While many worldwide are worried about the impact of the terrorist group ISIS, Ritten says, “ISIS will have a far lesser impact on domestic producers.”

“The big immediate issue is making sure the European Union doesn’t fall apart. Greece disrupting the Euro-zone would have major negative repercussion for our market,” he says, “and a NATO-Russia conflict would have major impacts, as well.”

At this point, he notes that the long-term impacts to agriculture aren’t clear.

“If the U.S. dollar stays strong for an extended period, we will feel it in the bottom line and at the sale barn as a result of depressed prices,” says Ritten.

Saige Albert is managing editor of the Wyoming Livestock Roundup and can be reached at This email address is being protected from spambots. You need JavaScript enabled to view it..

Fort Collins, Colo. – “We were making our long-term highs in the cattle market through the fall of 2014 and early 2015. It’s no surprise that the market has rolled over, and it’s trending lower,” noted CattleFax CEO Randy Blach on Jan. 9 at the International Livestock Forum at Colorado State University in Fort Collins, Colo.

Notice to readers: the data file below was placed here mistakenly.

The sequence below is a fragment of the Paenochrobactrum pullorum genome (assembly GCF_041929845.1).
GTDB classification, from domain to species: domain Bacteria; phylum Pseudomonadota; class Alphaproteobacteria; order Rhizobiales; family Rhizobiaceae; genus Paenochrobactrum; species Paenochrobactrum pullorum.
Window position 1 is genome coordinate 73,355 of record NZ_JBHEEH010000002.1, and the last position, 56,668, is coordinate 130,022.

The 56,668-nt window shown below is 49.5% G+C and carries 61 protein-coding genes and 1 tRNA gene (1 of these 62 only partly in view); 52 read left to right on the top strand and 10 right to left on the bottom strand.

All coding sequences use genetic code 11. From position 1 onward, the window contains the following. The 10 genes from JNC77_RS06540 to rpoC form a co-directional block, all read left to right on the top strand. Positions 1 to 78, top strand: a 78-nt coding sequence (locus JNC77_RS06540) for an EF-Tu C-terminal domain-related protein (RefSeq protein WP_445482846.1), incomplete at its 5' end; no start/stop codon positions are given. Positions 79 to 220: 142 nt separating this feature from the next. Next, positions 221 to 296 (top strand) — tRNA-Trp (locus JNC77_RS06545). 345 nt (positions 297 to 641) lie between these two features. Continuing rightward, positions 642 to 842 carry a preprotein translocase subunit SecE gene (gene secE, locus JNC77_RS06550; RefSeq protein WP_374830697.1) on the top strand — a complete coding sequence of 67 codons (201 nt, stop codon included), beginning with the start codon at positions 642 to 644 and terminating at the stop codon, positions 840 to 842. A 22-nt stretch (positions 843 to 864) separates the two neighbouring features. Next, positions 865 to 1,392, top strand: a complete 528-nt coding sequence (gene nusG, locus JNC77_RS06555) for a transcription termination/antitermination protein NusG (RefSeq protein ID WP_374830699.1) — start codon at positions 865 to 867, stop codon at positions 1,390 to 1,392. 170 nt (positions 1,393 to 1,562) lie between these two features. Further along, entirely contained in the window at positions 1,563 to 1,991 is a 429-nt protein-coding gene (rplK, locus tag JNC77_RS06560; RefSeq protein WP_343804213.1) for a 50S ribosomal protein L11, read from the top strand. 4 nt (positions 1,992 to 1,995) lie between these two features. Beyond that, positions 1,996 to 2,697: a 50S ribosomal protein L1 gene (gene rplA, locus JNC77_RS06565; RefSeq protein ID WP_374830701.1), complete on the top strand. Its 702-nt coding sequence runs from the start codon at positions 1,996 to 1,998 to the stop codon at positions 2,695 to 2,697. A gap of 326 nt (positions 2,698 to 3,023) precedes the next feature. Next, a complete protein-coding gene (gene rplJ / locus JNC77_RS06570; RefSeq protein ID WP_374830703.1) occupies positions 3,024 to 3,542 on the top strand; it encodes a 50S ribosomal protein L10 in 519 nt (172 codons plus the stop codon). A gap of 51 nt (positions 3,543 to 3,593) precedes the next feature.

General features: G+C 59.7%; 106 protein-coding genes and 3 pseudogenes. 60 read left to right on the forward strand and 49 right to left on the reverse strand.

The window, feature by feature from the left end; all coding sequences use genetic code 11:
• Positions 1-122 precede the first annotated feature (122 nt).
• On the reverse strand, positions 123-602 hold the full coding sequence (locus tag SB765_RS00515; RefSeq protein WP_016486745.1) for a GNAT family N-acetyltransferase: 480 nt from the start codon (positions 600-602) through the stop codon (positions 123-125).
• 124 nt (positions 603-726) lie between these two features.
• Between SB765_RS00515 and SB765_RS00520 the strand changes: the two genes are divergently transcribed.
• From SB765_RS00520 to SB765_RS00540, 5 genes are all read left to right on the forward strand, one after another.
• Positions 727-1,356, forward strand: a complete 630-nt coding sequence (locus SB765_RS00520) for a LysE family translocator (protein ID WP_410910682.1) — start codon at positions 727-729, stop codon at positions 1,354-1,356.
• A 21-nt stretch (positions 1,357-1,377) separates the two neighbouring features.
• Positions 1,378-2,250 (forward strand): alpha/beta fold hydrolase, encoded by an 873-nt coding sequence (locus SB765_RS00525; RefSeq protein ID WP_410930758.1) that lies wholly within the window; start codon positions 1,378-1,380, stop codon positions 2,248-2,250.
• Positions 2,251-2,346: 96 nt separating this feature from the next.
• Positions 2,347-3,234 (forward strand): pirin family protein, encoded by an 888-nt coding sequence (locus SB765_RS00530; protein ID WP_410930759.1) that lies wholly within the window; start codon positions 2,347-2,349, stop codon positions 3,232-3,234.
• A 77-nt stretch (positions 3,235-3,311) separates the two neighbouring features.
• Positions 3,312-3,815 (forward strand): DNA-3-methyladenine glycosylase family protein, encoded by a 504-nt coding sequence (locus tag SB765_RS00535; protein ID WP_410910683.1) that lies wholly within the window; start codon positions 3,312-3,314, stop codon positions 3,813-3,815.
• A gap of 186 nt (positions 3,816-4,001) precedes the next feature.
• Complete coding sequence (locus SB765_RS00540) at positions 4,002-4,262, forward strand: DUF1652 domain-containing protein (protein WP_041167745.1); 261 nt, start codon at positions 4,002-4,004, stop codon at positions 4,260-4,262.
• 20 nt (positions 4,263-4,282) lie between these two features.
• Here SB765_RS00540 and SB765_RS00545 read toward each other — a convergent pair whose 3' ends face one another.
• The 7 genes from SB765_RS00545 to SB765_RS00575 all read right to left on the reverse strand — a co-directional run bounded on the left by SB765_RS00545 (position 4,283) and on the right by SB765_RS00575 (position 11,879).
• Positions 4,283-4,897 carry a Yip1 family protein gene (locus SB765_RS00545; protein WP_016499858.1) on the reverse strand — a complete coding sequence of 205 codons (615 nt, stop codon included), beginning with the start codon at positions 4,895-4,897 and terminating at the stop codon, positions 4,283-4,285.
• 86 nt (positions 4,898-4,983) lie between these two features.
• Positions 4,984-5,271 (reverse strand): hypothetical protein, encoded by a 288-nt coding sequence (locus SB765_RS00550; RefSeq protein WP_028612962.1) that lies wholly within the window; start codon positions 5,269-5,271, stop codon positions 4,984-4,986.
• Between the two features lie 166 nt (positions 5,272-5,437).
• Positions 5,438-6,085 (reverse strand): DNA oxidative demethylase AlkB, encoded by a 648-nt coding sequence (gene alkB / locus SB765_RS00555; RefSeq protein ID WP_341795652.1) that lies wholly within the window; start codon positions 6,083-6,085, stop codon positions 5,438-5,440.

“The only surprise has been the magnitude of the change – how fast the market is changing,” he said.

As one of the top protein producers in the world, the United States is the fifth largest pork producer, first or second largest poultry producer and the country that produces the most beef. Of the meat and poultry produced in the U.S., the domestic market consumes 83 percent.

“To simplify this, 20 percent of U.S. protein has to be consumed by consumers somewhere else, outside of our border. If we don’t have those consumers, we lose market share,” Blach explained.

Increased production

In 2014, there wasn’t enough pork, poultry or beef to satisfy the market, and all of those products experienced record high prices. In 2015, pork production increased by eight percent, poultry by five percent and beef production remained flat.

“We have never produced more protein in the history of the United States as we did in 2015. 2016 will be bigger again,” Blach remarked.

As production increased, exports decreased. Seventeen percent of production was exported in 2014, but only 14.5 percent was exported a year later. The combination of increased production and decreased exports resulted in a net supply increase of 4.5 billion pounds of meat and poultry from 2014 to 2015.

“In 35 years, I have never seen a bigger shock in the history of our industry. Four and a half billion pounds of protein had to be absorbed by our domestic marketplace,” he stated.

Slowing economies